Tobold's Blog
Sunday, May 20, 2012
 
Playing D&D modules as written

I like using printed D&D adventure modules. As a DM one usually doesn't have anybody to discuss with while preparing adventures; so if you just invent an adventure out of thin air, you don't have checks and balances to make sure you're not creating something which is boring, or unbalanced, or unbelievable. Using printed material and modifying it is more like a cooperative effort between me and the designer(s) of that adventure module, and thus usually gives a better result overall. Plus I profit from whatever handouts, maps, and other material are provided.

But I think the important part in this is to not use the modules as written, but to make the extra effort to modify them. One good reason for that is that a string of separate adventure modules does not make for a good campaign unless you put in various story hooks and connections to create a greater whole. Even the official D&D adventures that come as a series often have too little connections between adventures. But an even better reason for modifying adventures is getting the balance right.

4th edition D&D is not only a roleplaying game, but also a tactical miniature wargame. And it actually is quite a good tactical game at that if properly balanced. But the D&D module as written does not know how your group of players looks like. It makes an assumption of 5 players with at least one player of each role (tank, healer, dps, crowd control), which doesn't always correspond to reality. Thus if you as DM don't modify the encounters to take into account the strength of your actual group, you can quickly run into trouble.

I've been listening to Dungeons & Drogans I, a podcast of a DM and a group of players playing Keep on the Shadowfell. In session V of Dungeons & Drogans the players are doing the same kobold lair encounter my group did a while ago. Only my group was 6 players plus an NPC, while the group in the podcast only had 4 players, of which 2 were healers. So my group had an interesting and tough battle, while the Drogans basically wiped, in spite of some lucky critical rolls. Their DM had to pull out a Deux Ex Machina story device and offer the group to surrender and be held for ransom. The kobold wyrmpriest who had brought down the cleric even ended up healing him to prevent the character from dying.

The encounter as written is tough. It is encounter level 6, which is rather hard for a group of five level 1 characters, even if as written the second half of the kobolds only arrives with 3 rounds of delay. With my group of six plus one NPC I actually had to make the fight a bit harder by shortening that delay to just 1 round, which also made it somewhat more believable. But for a group of four players I would have removed some of the kobolds, at least one wyrmpriest and one of the kobold "tanks". I don't think the players in the podcast did anything wrong, they just simply weren't a match for the encounter as written.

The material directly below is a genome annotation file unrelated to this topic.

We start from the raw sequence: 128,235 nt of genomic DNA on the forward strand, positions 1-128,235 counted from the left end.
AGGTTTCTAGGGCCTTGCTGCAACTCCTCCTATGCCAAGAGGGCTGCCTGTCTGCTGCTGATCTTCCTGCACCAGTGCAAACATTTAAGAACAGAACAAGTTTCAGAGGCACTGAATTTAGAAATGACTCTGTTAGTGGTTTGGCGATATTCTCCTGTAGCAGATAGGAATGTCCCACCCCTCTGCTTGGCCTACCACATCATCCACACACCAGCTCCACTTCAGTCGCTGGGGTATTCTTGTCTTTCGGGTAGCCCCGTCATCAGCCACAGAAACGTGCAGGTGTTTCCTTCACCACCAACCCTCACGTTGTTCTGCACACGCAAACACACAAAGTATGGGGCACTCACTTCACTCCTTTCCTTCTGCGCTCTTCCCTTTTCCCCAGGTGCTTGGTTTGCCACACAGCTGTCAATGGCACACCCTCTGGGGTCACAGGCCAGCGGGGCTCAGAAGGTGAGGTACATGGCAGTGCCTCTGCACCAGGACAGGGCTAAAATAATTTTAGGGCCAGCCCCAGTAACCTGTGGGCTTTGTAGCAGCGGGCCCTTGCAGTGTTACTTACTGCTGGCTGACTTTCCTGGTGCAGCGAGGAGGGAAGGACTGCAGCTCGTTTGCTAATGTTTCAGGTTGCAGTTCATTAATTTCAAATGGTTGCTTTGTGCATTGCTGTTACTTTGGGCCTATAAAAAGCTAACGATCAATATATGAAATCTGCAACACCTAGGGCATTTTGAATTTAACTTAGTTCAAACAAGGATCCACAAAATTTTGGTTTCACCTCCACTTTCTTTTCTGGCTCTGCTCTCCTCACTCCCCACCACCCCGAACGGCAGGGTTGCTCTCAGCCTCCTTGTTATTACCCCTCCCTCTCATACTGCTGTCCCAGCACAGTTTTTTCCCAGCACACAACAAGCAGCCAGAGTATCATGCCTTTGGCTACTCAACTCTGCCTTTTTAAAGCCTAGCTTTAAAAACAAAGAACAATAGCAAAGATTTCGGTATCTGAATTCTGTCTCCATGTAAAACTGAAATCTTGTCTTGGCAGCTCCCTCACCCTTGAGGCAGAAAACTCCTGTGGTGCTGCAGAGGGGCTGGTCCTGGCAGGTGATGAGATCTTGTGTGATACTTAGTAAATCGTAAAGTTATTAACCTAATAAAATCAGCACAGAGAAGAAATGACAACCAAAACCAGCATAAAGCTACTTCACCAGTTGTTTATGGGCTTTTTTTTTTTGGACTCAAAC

Encounters in D&D serve two purposes: They provide a tactical game inside the roleplaying game, and they drive the story forwards. If the encounters are too easy, the story proceeds as planned, but the tactical game isn't all that interesting. If the encounters are too hard, the tactical game becomes frustrating, and the DM has to improvise to keep the story going, or admit defeat and kill the whole group. That sort of collective defeat (in D&D either everybody wins or everybody loses, including the DM) is something I would reserve for the players having done something actually really stupid. It isn't something that should happen because the DM failed to modify the encounter difficulty for the size of his group.

My advice: If you use a printed D&D adventure module, consider modifying the encounters if the size or composition of your group doesn't correspond to the assumptions of the writers. You can have a fun game of D&D with any size and composition of group, but it takes some preparatory work to get there.

Comments:
Can you discuss the developing story with your players or is that "breaking the third wall".
 
I've been in this situation as a player recently in a Pathfinder session. The module (1st of Crimson Throne arc) had some bizarrely tough encounters that seem out of sync with the rest of the level 1-2 module.

One example in particular was a random encounter with a pack of imps (3 hit dice and poison attack!), it took two such deus ex interventions to save us as the first from group the city guard was equally unable to take them on!

I also agree with the work needed on hooks and links between published adventures, I've run Eberron modules from a campaign series and the links between modules can seem like a very tenuous afterthought.
 
Another thing that helps is if you explain up front the dynamic in a D&D 4 party. If you have a group of five players, for example, it sure helps if you let them know that it would make encounter design easier if they'd make sure they cover all four roles.

Transparency is a good thing. And with the number of classes in D&D 4 (around 45 or so) finding something good covering all four roles isn't that tough if it is seen as a group goal.
 
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